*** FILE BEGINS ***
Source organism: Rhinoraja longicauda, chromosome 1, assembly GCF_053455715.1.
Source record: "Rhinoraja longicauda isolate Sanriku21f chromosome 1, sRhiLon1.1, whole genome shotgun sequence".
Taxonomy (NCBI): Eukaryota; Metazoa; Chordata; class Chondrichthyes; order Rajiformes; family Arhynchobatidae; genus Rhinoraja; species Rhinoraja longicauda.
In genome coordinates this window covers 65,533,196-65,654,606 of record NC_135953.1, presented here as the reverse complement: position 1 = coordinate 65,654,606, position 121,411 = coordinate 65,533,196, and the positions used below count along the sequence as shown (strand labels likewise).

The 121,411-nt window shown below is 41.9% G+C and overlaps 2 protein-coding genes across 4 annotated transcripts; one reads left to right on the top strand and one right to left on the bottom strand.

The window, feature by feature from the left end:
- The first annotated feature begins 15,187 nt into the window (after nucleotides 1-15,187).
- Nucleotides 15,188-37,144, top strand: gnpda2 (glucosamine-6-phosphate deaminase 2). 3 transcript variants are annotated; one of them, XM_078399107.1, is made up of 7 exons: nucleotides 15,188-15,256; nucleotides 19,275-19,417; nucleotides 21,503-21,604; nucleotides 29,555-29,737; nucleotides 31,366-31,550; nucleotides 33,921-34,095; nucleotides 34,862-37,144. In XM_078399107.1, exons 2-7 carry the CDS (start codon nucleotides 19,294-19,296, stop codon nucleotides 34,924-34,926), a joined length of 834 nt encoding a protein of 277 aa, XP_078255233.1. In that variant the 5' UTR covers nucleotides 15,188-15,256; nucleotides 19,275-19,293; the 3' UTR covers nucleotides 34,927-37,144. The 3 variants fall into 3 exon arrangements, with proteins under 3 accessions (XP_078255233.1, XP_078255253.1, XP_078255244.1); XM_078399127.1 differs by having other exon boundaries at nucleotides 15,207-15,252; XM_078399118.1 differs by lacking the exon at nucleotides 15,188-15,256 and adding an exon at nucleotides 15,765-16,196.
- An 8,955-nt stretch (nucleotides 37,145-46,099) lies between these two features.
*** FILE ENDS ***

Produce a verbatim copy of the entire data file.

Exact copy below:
Source organism: Rhinoraja longicauda, chromosome 1, assembly GCF_053455715.1.
Source record: "Rhinoraja longicauda isolate Sanriku21f chromosome 1, sRhiLon1.1, whole genome shotgun sequence".
Taxonomy (NCBI): Eukaryota; Metazoa; Chordata; class Chondrichthyes; order Rajiformes; family Arhynchobatidae; genus Rhinoraja; species Rhinoraja longicauda.
In genome coordinates this window covers 65,533,196-65,654,606 of record NC_135953.1, presented here as the reverse complement: position 1 = coordinate 65,654,606, position 121,411 = coordinate 65,533,196, and the positions used below count along the sequence as shown (strand labels likewise).

The 121,411-nt window shown below is 41.9% G+C and overlaps 2 protein-coding genes across 4 annotated transcripts; one reads left to right on the top strand and one right to left on the bottom strand.

The window, feature by feature from the left end:
- The first annotated feature begins 15,187 nt into the window (after nucleotides 1-15,187).
- Nucleotides 15,188-37,144, top strand: gnpda2 (glucosamine-6-phosphate deaminase 2). 3 transcript variants are annotated; one of them, XM_078399107.1, is made up of 7 exons: nucleotides 15,188-15,256; nucleotides 19,275-19,417; nucleotides 21,503-21,604; nucleotides 29,555-29,737; nucleotides 31,366-31,550; nucleotides 33,921-34,095; nucleotides 34,862-37,144. In XM_078399107.1, exons 2-7 carry the CDS (start codon nucleotides 19,294-19,296, stop codon nucleotides 34,924-34,926), a joined length of 834 nt encoding a protein of 277 aa, XP_078255233.1. In that variant the 5' UTR covers nucleotides 15,188-15,256; nucleotides 19,275-19,293; the 3' UTR covers nucleotides 34,927-37,144. The 3 variants fall into 3 exon arrangements, with proteins under 3 accessions (XP_078255233.1, XP_078255253.1, XP_078255244.1); XM_078399127.1 differs by having other exon boundaries at nucleotides 15,207-15,252; XM_078399118.1 differs by lacking the exon at nucleotides 15,188-15,256 and adding an exon at nucleotides 15,765-16,196.
- An 8,955-nt stretch (nucleotides 37,145-46,099) lies between these two features.